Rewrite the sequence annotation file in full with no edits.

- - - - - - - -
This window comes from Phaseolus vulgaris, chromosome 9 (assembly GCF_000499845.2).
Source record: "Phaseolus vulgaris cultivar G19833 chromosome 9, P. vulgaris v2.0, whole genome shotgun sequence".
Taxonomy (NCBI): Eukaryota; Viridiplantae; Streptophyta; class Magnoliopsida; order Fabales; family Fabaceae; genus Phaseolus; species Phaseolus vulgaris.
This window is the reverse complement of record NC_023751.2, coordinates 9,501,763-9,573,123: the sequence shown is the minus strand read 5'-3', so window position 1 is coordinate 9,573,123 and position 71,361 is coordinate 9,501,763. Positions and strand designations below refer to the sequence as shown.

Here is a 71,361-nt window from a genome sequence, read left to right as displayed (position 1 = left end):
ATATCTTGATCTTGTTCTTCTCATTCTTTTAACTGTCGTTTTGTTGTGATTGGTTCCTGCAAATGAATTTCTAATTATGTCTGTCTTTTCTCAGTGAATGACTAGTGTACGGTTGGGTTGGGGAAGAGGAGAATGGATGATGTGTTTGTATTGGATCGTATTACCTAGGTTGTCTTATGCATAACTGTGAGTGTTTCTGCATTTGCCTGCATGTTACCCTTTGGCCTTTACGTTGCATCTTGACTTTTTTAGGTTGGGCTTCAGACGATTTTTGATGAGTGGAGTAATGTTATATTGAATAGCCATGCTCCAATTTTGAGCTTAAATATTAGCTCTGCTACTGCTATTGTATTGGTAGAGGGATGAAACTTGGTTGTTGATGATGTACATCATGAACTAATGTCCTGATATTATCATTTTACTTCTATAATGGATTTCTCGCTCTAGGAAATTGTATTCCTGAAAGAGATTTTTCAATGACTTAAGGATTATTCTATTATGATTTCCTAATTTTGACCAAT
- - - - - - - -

This window comes from Phaseolus vulgaris, chromosome 9 (assembly GCF_000499845.2).
Source record: "Phaseolus vulgaris cultivar G19833 chromosome 9, P. vulgaris v2.0, whole genome shotgun sequence".
Taxonomy (NCBI): Eukaryota; Viridiplantae; Streptophyta; class Magnoliopsida; order Fabales; family Fabaceae; genus Phaseolus; species Phaseolus vulgaris.
This window is the reverse complement of record NC_023751.2, coordinates 9,501,763-9,573,123: the sequence shown is the minus strand read 5'-3', so window position 1 is coordinate 9,573,123 and position 71,361 is coordinate 9,501,763. Positions and strand designations below refer to the sequence as shown.

Here is a 71,361-nt window from a genome sequence, read left to right as displayed (position 1 = left end):
ATATCTTGATCTTGTTCTTCTCATTCTTTTAACTGTCGTTTTGTTGTGATTGGTTCCTGCAAATGAATTTCTAATTATGTCTGTCTTTTCTCAGTGAATGACTAGTGTACGGTTGGGTTGGGGAAGAGGAGAATGGATGATGTGTTTGTATTGGATCGTATTACCTAGGTTGTCTTATGCATAACTGTGAGTGTTTCTGCATTTGCCTGCATGTTACCCTTTGGCCTTTACGTTGCATCTTGACTTTTTTAGGTTGGGCTTCAGACGATTTTTGATGAGTGGAGTAATGTTATATTGAATAGCCATGCTCCAATTTTGAGCTTAAATATTAGCTCTGCTACTGCTATTGTATTGGTAGAGGGATGAAACTTGGTTGTTGATGATGTACATCATGAACTAATGTCCTGATATTATCATTTTACTTCTATAATGGATTTCTCGCTCTAGGAAATTGTATTCCTGAAAGAGATTTTTCAATGACTTAAGGATTATTCTATTATGATTTCCTAATTTTGACCAAT